How we save water

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An article written by Felix from Germany on how we save water here at the finca.

Richard hasn’t seen any rain since he arrived at the Tenerife Horse Rescue. This was at the beginning of June. “In summer, you shouldn't expect any rain. There are just a few rainy days in the so-called winter on this island.”, Richard says. The south of Tenerife is one of the driest areas within the EU, considering that it’s only 300 km away from the Sahara desert. That’s more or less the distance between Manchester and Brighton. The almost always sunny weather of South-Tenerife makes water very precious.

“We waste too much water!” says Edo, co-founder of Tenerife Horse Rescue. He explicitly means humans. “Animals don’t waste water. They’re just drinking it. But we humans, we use water for showers, washing our clothes, cooking, and toilets.” In order to not waste this wastewater, he and some of the volunteers created a smart water treatment plan. But let the water itself explain:

Hello, it’s me, the water. At this very moment, I’m called wastewater as I flush down the toilet. Okay, it’s true that I’m quite dirty now. From the toilet, I’m running through a pipe into a tank. On the way, I pass the first filter: I get rid of every rough dirt (for sensitive’s sake, we prefer not to get explicit). In the tank, the smart cleaning starts. An air pump is constantly pressing oxygen-rich air into the tank. That’s why everyone at the Finca calls it the poo bubble. Because of the oxygen, bacteria and other microorganisms can thrive and go to work: they digest the pollutants in me. With that biological way of purification, I don’t need any chemicals such as chlorine to get clean. I only go through mechanical and biological stages. If you want to learn more about it, click here

Watersystem
You can read more on our sustainability page here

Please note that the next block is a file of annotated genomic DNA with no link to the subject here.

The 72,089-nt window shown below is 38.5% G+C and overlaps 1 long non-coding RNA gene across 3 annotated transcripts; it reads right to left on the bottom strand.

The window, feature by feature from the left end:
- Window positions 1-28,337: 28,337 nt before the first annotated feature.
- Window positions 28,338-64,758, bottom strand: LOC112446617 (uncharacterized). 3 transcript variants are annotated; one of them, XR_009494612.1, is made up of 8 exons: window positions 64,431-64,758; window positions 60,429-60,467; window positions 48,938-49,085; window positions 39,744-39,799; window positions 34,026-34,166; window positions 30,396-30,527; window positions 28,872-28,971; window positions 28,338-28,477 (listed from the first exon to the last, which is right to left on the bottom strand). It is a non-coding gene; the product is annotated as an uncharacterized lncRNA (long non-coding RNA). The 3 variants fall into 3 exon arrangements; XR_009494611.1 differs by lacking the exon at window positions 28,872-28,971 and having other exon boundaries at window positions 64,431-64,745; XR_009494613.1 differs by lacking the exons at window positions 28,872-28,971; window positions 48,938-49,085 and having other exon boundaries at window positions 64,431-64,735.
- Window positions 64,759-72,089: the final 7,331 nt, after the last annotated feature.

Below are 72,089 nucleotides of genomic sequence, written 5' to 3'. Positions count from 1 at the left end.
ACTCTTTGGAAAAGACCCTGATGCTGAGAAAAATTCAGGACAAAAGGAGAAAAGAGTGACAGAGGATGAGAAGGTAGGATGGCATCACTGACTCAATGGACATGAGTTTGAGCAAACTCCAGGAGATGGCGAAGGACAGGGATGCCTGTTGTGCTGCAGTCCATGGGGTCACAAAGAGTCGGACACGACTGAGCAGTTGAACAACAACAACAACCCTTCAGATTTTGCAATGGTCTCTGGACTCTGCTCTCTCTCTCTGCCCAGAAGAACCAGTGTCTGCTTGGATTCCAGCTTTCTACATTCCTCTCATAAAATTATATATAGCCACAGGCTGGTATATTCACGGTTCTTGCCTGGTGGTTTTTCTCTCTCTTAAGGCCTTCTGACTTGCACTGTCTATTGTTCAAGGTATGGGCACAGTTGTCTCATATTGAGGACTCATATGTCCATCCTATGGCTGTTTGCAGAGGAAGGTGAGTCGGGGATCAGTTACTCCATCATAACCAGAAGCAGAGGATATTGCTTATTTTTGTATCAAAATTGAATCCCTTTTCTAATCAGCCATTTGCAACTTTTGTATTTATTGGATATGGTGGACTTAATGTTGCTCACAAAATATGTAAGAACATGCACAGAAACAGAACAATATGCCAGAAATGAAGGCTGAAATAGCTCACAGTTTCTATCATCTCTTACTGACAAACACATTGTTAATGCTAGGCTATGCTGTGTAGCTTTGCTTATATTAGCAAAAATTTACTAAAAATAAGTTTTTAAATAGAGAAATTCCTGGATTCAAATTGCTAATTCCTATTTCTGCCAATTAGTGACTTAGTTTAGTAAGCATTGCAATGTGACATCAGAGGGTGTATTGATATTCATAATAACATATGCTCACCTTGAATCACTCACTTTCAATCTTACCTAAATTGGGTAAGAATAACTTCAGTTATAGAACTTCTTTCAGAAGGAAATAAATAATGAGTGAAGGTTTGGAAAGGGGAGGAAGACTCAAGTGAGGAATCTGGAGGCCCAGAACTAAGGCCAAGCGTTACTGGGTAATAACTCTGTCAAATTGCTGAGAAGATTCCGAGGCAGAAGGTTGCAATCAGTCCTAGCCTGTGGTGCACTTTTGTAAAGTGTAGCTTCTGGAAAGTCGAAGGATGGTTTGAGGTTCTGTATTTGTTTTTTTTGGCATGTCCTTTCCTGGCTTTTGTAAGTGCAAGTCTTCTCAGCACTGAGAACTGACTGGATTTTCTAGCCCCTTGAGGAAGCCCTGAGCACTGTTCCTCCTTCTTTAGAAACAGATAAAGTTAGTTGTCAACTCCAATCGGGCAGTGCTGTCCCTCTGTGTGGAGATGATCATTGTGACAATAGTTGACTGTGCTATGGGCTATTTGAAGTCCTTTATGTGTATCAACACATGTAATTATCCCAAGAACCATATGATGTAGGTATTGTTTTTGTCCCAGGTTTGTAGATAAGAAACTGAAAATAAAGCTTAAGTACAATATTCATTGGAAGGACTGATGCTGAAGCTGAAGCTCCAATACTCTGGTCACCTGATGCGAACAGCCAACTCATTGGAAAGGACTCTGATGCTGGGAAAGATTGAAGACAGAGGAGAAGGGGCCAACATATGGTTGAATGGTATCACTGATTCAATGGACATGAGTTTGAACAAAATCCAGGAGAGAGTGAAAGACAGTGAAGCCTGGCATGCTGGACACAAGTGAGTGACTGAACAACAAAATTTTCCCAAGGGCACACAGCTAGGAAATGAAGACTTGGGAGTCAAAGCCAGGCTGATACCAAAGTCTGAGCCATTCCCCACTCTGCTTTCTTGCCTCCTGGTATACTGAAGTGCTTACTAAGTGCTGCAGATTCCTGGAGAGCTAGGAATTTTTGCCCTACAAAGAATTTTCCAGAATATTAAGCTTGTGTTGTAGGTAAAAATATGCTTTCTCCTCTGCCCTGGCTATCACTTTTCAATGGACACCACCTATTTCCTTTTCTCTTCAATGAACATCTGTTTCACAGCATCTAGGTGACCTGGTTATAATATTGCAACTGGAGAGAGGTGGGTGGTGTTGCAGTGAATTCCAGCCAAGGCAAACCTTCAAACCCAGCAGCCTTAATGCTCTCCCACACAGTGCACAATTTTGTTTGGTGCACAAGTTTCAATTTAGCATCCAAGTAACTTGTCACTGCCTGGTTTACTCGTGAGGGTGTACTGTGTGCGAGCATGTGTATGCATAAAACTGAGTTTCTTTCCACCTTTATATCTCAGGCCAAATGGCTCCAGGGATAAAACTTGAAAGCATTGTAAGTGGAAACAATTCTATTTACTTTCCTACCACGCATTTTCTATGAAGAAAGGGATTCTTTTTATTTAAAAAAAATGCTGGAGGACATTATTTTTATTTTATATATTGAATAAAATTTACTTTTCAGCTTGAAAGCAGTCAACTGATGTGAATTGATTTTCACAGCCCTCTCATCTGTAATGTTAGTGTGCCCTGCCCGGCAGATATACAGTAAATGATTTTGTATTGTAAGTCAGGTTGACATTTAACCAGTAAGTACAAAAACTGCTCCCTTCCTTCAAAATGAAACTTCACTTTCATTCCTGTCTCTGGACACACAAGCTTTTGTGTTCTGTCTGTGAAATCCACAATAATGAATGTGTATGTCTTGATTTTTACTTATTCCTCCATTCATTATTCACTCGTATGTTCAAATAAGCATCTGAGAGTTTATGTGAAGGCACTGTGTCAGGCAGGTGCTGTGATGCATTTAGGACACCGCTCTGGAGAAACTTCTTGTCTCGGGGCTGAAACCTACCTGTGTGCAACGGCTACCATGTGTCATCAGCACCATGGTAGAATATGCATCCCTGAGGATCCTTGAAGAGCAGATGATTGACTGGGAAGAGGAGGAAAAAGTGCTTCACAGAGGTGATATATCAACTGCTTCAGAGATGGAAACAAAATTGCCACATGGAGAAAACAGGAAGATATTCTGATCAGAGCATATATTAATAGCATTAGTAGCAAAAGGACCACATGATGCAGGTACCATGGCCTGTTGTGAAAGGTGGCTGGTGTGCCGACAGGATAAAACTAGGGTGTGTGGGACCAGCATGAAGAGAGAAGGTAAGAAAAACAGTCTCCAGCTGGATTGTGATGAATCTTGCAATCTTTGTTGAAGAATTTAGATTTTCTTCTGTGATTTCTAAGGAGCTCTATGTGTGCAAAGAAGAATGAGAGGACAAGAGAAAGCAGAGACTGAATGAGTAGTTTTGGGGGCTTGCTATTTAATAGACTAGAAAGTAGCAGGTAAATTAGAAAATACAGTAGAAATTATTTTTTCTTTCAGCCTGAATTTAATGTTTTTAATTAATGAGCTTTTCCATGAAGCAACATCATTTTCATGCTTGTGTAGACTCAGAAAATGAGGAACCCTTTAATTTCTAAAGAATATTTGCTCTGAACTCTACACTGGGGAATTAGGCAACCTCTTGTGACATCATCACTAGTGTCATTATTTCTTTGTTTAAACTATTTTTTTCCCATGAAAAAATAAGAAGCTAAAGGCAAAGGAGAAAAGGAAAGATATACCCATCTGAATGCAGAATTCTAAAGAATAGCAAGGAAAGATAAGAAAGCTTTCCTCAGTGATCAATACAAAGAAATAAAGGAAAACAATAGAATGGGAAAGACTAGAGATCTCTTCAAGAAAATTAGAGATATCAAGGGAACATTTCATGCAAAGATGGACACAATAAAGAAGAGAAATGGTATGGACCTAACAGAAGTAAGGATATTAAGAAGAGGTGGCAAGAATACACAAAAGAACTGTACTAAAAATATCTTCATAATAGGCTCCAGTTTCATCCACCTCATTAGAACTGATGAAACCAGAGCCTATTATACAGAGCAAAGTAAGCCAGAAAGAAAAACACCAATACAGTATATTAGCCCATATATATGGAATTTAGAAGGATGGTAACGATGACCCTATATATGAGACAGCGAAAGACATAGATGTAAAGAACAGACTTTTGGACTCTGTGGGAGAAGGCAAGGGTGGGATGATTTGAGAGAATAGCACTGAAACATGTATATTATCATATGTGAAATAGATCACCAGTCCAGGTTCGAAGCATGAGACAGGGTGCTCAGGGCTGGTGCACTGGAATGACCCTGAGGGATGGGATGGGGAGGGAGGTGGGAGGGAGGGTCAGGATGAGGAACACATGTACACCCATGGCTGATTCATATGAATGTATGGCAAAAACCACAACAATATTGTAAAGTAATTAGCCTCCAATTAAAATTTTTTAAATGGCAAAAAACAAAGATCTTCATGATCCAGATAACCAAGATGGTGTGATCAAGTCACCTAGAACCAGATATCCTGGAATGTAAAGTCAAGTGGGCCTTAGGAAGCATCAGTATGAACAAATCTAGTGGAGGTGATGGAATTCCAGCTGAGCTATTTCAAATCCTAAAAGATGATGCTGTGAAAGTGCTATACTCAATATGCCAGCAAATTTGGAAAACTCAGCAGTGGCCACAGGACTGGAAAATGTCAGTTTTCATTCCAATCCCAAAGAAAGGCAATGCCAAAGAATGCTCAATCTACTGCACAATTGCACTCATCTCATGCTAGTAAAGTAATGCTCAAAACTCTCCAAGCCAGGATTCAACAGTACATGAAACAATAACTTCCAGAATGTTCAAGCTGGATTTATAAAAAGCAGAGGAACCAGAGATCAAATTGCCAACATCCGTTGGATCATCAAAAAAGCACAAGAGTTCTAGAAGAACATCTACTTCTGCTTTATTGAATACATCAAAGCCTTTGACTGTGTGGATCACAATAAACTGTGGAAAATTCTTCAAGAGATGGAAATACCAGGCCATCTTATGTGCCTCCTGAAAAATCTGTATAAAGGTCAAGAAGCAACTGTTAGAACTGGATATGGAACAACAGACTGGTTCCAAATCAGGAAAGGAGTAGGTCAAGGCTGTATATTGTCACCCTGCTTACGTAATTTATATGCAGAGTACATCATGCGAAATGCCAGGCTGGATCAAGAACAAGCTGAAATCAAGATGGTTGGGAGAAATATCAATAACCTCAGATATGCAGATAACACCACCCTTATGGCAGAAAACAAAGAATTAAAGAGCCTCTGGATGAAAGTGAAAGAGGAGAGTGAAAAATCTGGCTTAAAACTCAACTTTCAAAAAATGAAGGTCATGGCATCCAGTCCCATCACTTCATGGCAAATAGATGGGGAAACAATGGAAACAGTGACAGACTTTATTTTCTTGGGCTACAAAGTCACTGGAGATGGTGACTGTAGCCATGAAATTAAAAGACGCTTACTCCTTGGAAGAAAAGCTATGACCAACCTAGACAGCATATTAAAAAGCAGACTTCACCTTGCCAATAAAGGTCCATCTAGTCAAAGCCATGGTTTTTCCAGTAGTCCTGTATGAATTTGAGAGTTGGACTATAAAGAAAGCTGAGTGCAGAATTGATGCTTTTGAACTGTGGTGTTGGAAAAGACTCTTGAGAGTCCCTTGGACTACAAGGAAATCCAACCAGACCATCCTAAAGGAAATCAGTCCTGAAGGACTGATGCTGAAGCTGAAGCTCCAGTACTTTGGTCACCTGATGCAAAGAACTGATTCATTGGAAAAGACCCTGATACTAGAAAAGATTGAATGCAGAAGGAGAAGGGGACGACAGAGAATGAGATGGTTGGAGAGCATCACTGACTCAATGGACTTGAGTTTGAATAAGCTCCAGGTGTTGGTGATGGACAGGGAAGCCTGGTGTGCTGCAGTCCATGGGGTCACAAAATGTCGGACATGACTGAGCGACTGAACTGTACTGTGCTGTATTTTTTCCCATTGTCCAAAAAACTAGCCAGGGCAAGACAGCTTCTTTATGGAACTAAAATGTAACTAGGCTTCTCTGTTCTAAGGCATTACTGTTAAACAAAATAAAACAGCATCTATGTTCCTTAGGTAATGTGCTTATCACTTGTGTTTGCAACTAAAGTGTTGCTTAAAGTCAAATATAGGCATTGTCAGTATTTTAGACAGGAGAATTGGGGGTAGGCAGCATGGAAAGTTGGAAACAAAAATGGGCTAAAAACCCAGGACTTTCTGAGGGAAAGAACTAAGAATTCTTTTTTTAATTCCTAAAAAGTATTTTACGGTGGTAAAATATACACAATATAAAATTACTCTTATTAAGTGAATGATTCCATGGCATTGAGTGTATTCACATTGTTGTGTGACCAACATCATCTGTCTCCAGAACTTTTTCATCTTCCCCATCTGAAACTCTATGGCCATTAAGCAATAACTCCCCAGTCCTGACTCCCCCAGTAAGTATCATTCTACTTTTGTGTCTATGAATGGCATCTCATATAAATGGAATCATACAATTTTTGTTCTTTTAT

After that process of aerobic treatment, I’m already much cleaner than I was at the beginning. But it’s still not enough for those picky humans. So let’s go to the next station: the constructed wetland. I run through different layers of rock, including sand and pumice. Those are within a waterproof basin so that I won’t escape into the depths of the earth. These materials do no harm to groundwater and are physiologically sound. While I’m running through the layers of stone, I get cleaner and cleaner. The roots of the reed are very useful, too. They absorb heavy minerals and provide the earth with oxygen, which again lets the purifying microorganisms prosper.

Thereafter, I’m still not clean enough that humans can take me for a shower or animals for drinking. They can’t even take me for washing cloths in the manual washing machine. But at least the plants take me as I am. Therefore, I wander through the pipes, which lead me away into the gardens. There I’m jumping drop by drop — in dry areas that’s a good way to save water — into the sun-warmed soil. I ooze into the deep and reach the roots of the plants: peppers, white goosefoot, cabbage, herbs, etc. They welcome me with pleasure.

If the fruits of the plants are, thanks to me, good enough, they’ll be harvested. The kitchen team transforms the fruits into delicious dishes. And that’s how I arrive at a plate of one of the volunteers. Getting swallowed down. Go through the digestive system. And finally, a part of me lands in the toilet again, is flushed down — and everything starts from the beginning.

We invested both several months and a few hundred euros for constructing this system. It helps us already a lot to save water, but there are still limitations. For example, it can’t handle cooking oil. The Finca is a continually developing place and that’s why we ask you: if you have any idea how to improve it (or any other ideas for us), just let us know! :)

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